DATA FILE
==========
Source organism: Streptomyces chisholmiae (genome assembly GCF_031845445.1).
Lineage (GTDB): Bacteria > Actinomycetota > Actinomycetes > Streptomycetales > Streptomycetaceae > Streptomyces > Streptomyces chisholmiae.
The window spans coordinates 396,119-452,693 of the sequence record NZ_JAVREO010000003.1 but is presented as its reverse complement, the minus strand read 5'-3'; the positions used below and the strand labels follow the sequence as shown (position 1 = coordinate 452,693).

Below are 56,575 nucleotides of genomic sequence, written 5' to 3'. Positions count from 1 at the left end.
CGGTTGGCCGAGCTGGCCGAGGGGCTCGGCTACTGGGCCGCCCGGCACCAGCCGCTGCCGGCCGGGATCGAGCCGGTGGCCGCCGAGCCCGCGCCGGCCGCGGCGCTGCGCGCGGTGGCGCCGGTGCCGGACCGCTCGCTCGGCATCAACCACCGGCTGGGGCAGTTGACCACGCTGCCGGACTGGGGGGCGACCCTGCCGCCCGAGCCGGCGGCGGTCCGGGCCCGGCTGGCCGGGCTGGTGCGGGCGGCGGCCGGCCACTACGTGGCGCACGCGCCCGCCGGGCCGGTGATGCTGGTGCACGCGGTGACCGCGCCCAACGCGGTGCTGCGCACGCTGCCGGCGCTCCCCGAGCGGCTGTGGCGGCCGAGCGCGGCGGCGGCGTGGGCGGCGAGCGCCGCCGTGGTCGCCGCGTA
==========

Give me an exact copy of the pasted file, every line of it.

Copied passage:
Source organism: Streptomyces chisholmiae (genome assembly GCF_031845445.1).
Lineage (GTDB): Bacteria > Actinomycetota > Actinomycetes > Streptomycetales > Streptomycetaceae > Streptomyces > Streptomyces chisholmiae.
The window spans coordinates 396,119-452,693 of the sequence record NZ_JAVREO010000003.1 but is presented as its reverse complement, the minus strand read 5'-3'; the positions used below and the strand labels follow the sequence as shown (position 1 = coordinate 452,693).

Below are 56,575 nucleotides of genomic sequence, written 5' to 3'. Positions count from 1 at the left end.
CGGTTGGCCGAGCTGGCCGAGGGGCTCGGCTACTGGGCCGCCCGGCACCAGCCGCTGCCGGCCGGGATCGAGCCGGTGGCCGCCGAGCCCGCGCCGGCCGCGGCGCTGCGCGCGGTGGCGCCGGTGCCGGACCGCTCGCTCGGCATCAACCACCGGCTGGGGCAGTTGACCACGCTGCCGGACTGGGGGGCGACCCTGCCGCCCGAGCCGGCGGCGGTCCGGGCCCGGCTGGCCGGGCTGGTGCGGGCGGCGGCCGGCCACTACGTGGCGCACGCGCCCGCCGGGCCGGTGATGCTGGTGCACGCGGTGACCGCGCCCAACGCGGTGCTGCGCACGCTGCCGGCGCTCCCCGAGCGGCTGTGGCGGCCGAGCGCGGCGGCGGCGTGGGCGGCGAGCGCCGCCGTGGTCGCCGCGTA